I’m back from my unannounced mini-hiatus! I’ve been mentally-exhausted for the past week and a half due to health issues and a fiasco involving a missing passport, so I just stepped away and did everything but read and blog, including tennis-watching, nature-trailing, art-drawing…er, dark-short-story-writing. All of which helped quite a bit! So take breaks when you need to, folks.
The site is also going through a mid-life crisis right now, so I apologize for any erratic changes that may or may not hurt your eyes.
“Top 5 Wednesday” is a weekly meme currently hosted on Goodreads by Sam of Thoughts on Tomes, where you list your top 5 for the week’s chosen topic. This week’s theme is: Books You’ve Removed From Your TBR
I don’t remove books–especially SFF books–from my TBR often; I hoard them like a greedy little dragon-in-training. But when I do, it’s usually for one (or more) of three reasons:
1) I read reviews that pointed out how some of the themes in the book were handled very, very problematically.
2) The author turned out to be a Milkshake Duck–someone whose work is attractive but has the moral compass of an evil honey badger. I’m currently writing a post on the idea of separating a writer’s work from the writer and I’ll discuss it in further detail then.
3) The book is a part of a series that I’ve fallen out of love with.
Let’s get cracking.
1. Lady of Avalon by Marion Zimmer Bradley
Imagine being fifteen and discovering a female-centric retelling of the King Arthur legend–one that reimagines Morgan le Fay as a complex, sympathetic character. Imagine falling headlong in love.
Then imagine finding out five years later that your teenage idol had had sexually abused her daughter for nearly a decade. I’m not the only one who threw away their copy of The Mists of Avalon at the news, and my journey through the Avalon series came to a stop right before Lady of Avalon. I just can’t, in all good conscience, read a series of novels that champions feminine strength while knowing the author’s actions were a complete antithesis of those themes.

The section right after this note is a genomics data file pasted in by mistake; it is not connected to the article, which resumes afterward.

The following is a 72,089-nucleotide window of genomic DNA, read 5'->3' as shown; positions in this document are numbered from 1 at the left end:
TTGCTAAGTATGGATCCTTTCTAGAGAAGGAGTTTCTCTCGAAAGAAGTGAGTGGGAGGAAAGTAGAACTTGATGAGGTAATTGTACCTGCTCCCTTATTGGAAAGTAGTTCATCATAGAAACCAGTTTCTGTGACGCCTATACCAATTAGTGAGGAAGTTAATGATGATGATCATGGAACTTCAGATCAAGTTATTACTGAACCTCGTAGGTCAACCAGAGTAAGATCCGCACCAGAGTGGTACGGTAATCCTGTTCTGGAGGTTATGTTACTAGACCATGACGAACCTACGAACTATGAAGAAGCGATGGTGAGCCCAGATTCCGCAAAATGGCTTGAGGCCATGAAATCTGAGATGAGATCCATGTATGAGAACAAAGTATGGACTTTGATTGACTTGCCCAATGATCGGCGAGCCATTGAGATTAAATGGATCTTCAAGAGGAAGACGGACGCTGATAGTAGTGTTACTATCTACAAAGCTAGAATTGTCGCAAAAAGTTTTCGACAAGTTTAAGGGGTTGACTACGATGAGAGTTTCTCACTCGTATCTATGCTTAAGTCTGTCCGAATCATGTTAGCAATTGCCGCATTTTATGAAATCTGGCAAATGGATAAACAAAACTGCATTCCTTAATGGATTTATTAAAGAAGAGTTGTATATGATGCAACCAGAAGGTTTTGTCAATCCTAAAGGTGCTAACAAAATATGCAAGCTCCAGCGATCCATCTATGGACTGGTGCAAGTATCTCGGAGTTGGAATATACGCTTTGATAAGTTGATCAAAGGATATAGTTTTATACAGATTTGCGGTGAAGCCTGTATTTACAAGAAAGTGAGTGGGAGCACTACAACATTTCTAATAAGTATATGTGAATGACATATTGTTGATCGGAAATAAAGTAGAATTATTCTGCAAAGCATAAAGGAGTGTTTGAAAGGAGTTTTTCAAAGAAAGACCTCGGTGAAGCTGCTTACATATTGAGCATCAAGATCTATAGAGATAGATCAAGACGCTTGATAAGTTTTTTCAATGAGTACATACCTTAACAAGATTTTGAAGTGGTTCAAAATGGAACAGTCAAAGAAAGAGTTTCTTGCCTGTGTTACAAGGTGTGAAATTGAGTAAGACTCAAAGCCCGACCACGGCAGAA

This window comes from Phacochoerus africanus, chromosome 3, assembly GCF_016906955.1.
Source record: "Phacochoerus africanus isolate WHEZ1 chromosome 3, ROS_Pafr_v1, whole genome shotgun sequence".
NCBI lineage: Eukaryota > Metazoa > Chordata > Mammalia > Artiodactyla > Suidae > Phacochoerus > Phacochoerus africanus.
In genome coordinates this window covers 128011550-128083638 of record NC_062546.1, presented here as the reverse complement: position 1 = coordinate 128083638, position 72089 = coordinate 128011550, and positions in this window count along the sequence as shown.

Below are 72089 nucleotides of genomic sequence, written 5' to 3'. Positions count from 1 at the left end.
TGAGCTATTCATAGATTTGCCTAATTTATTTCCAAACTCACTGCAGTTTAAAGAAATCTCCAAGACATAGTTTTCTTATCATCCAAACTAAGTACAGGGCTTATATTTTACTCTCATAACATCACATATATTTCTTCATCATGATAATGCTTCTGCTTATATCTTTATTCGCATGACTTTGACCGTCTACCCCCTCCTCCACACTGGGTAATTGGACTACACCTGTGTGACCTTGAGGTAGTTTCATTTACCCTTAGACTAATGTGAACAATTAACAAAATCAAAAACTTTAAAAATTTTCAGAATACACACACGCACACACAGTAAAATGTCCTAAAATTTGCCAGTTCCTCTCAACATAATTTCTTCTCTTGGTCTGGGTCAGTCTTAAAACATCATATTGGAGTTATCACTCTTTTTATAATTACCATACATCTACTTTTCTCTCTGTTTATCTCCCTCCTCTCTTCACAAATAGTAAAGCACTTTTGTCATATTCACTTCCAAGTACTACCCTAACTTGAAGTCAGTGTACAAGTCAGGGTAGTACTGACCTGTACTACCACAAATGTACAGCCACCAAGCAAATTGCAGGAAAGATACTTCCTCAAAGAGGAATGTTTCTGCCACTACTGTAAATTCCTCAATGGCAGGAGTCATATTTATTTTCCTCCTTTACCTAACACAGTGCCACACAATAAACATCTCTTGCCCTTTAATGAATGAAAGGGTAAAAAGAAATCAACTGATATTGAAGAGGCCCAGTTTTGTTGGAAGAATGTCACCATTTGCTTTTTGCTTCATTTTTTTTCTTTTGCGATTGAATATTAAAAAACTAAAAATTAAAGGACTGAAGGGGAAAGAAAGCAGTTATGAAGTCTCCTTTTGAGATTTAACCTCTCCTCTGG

2. Inheritance (Inheritance Cycle 4) by Christopher Paolini
I was obsessed with Paolini’s Inheritance series back in middle school. I named MMO characters after his characters. I had debates over it with a classmate throughout the entirety of lunch. Then years later, Brisingr dropped and I thought it was…okay. Several more years later, I picked up Eragon again to prepare myself for Inheritance, and I found myself unable to finish it. I think it was a combination of me being exposed to er, better-written fantasy books and a shifting of tastes, but whatever the reason, I was suddenly seeing flaws everywhere in the story. So Inheritance currently resides alongside Breaking Dawn and the Mortal Instruments books in the graveyard of series I never got to finish. Sorry, Chris.
3. The Hazel Wood by Melissa Albert
The Hazel Wood was a case of me expecting something completely from what the book actually turned out to be. The blurb sold it as a portal fantasy of sorts, but then I found out that most of the story was set in the contemporary world. Which is fine–just not what I had in mind. I’ve also heard complaints about the terrible treatment of a PoC character, so this one’s a pass for me.
4. Ship It by Britta Lundin
This is a case of Number 1, where I’d been eagerly waiting to get my hands on a story that explores fandoms and all they entail–fanfics, comic cons, shipping–and queerness to boot. But apparently Ship It explores all the wrong, toxic avenues of fandom culture, including shipping of real-life people and ambushing creators to try to get what you want. I don’t need to see that in fiction; I have Tumblr for that.
5. Thirteen Reasons Why by Jay Asher
When I’d first heard of Thirteen Reasons Why, it was getting showered with critical acclaims, and I got rather curious. But my personal experiences since then combined with all that I’ve heard of the book and TV show from people have considerably soured my interest.
The idea of a story about someone who lists out all the reasons that led to them committing suicide feels exploitative. Cold. Gilded in angst and profundity to attract awards while doing nothing to address suicide and depression in a respectful or meaningful way. I’m pretty sure I’ll find the book triggering and angering, neither of which I’m keen on experiencing anytime soon.
And on that cheery note, let’s here from you!